Then I started scanning my twitter timeline. Wow. Found quite the discussion-starter (or soap box material, as the case may be).
Check out link above. It may help as you continue to read my rant, er, blog.
See, I'm a huge high school sports fan, but I'm starting to get fed up with selfish youth and high school 'athletes' and their parents. Since when is it okay to take out your frustrations on your teammates? Since when is it cool to sabotage a team's opportunity to play on a level field (or court, or sheet of ice)? I really don't care how much you (or your child) think you (or your child) should be playing. If it's really such an injustice, then so be it, but that's life. Someone's in charge. They make decisions based on what they see. If you think it's wrong, then don't take it out on everyone. Either deal with it and keep trying to help the team ... or quit before it affects the team.
It is not your right to play. If you want to play more, find a rec league, find a park, find open courts, find open ice, find some friends to play pick-up games. Or ... work harder and put in the time. And, even if you do that ... respect that a coach makes the decisions on what he or she thinks will be best for the team. This is called life. You will be dealing with it for the forseeable future. Personal justice is not always served. You will get laid off even though you think you are better suited for the job. You will be taxed more (percentage) even though you earn less. You will get pulled over for speeding even though others who speed do not get a ticket. It is not your right to make your problem (or injustice, as you see it) be everyone else's.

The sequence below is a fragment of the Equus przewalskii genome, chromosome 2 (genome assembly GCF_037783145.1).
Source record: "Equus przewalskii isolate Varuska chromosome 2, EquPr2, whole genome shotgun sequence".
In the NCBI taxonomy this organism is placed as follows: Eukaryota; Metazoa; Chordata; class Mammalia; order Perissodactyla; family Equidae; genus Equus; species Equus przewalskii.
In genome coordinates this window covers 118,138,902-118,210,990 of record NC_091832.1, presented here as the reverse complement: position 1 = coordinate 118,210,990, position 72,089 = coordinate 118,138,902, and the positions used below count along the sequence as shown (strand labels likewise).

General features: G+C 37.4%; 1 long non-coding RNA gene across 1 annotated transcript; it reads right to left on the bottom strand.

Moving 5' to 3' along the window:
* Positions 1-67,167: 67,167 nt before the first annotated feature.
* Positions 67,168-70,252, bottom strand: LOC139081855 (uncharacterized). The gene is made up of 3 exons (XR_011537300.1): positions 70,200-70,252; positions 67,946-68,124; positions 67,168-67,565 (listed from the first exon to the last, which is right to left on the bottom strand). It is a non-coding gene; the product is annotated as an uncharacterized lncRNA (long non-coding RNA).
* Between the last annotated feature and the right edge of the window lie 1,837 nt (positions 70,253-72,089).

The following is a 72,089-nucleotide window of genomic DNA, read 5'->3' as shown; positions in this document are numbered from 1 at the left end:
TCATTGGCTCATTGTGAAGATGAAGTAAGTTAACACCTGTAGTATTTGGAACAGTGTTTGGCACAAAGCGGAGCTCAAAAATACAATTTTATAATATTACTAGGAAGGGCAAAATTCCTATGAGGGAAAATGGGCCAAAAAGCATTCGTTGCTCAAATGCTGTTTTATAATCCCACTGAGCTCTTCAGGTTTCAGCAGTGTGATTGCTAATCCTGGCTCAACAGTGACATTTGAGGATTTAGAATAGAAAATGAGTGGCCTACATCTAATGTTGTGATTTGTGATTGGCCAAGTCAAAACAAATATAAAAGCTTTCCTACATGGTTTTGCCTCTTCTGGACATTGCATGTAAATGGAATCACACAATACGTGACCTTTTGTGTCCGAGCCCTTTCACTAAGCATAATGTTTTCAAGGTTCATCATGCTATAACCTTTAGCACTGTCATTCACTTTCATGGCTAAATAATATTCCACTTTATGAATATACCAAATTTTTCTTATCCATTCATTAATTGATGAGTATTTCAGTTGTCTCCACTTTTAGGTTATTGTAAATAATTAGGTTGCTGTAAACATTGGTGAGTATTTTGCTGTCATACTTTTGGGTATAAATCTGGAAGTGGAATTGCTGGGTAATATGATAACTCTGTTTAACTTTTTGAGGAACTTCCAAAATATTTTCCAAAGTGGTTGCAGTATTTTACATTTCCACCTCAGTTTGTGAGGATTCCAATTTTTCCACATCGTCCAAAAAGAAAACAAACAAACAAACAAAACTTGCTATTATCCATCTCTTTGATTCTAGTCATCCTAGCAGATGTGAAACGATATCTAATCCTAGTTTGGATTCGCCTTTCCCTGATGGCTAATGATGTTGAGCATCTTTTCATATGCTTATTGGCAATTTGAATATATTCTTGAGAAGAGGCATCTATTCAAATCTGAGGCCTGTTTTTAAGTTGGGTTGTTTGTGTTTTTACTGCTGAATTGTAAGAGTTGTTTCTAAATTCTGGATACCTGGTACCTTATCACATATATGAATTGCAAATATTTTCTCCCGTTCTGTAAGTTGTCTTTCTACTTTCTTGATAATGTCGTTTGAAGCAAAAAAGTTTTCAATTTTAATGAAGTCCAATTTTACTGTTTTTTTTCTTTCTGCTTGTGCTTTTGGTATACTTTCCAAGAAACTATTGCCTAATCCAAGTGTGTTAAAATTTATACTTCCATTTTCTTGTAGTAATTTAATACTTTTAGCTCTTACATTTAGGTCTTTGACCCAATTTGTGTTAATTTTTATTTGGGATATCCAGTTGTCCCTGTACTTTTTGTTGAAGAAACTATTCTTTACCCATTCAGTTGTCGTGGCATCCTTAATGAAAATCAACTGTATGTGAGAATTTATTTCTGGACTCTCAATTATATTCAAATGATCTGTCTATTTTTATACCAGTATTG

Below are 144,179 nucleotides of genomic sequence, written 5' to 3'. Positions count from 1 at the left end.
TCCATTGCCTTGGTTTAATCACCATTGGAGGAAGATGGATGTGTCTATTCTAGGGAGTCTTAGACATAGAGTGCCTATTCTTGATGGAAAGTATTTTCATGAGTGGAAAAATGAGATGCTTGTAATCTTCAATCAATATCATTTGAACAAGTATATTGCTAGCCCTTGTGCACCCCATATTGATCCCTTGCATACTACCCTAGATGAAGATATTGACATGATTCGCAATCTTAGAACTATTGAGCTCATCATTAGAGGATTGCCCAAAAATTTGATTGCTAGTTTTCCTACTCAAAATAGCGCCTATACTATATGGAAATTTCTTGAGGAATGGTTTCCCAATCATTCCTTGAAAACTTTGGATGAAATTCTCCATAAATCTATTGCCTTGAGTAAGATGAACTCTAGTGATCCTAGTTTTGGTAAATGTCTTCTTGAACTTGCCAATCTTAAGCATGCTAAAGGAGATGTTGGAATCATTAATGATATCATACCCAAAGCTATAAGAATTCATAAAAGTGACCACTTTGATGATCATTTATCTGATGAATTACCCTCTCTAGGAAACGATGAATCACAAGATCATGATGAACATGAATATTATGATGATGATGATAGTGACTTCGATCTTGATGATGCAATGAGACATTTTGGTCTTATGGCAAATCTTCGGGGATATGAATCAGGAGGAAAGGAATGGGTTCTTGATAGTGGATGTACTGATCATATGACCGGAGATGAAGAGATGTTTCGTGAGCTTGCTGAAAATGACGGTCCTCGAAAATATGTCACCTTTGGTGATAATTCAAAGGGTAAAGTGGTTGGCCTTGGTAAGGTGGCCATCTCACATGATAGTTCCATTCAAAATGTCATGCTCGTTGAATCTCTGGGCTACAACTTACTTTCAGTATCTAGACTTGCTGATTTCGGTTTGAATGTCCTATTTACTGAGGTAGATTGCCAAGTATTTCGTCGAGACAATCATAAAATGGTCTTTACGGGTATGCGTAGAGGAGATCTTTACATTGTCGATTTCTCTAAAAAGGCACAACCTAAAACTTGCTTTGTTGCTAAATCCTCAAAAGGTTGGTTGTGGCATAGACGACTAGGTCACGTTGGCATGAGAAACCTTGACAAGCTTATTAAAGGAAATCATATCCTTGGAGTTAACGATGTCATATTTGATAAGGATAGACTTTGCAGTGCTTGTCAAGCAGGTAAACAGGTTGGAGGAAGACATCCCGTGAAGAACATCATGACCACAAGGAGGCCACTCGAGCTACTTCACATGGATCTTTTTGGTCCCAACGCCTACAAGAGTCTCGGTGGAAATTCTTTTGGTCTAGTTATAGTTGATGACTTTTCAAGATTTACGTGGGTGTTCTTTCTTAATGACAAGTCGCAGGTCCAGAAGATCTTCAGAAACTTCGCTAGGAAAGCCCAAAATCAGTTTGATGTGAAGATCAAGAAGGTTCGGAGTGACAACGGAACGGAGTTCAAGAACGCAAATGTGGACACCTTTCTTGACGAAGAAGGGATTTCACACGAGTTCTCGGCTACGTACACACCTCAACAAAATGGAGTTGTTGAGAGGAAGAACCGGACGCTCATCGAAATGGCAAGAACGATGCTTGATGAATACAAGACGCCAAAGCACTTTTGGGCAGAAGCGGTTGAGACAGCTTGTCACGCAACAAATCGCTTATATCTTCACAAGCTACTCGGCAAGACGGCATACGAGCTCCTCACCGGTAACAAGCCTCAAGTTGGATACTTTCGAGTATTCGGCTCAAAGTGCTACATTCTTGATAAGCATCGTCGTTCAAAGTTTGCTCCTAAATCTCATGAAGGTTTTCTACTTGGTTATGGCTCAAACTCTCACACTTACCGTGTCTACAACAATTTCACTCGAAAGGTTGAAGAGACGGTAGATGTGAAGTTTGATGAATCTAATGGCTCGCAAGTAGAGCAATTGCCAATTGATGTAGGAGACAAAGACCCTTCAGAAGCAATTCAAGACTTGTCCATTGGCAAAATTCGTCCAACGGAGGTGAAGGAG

Find a way to respectfully deal with! First, change your behavior. Second, if you feel the system is wrong, then use the system to change the system. Third, realize that you can be happy with or without your current situation/problem; you don't have to bring others down; you are a part of something bigger than yourself; and it's not all about you!
In my own athletic career, I definitely felt like there was some injustice. I thought that I was better than at least one other player with whom I shared time. I believed that I had put in the work and that results showed that I should play more. I didn't play more. Tried to change my behavior: worked harder. Respected the coaches' decisions: did whatever I could to help the team. Realized that I could be happy with or without my situation/problem: lived my life, found ways to keep sports as a central part, didn't make my problem everyone else's.
Looking back, I still think I should've played more, but I also see how my coaches made their decisions. I know that I could've (and should've) done more to improve my chances of playing more. No injustices, though. It has been my life and I appreciate all that I've dealt with. More than anything I think it has shaped some thoughts I keep having ...
Work hard. Get better. Have fun.
Take responsibility. Help others.
Pass it on.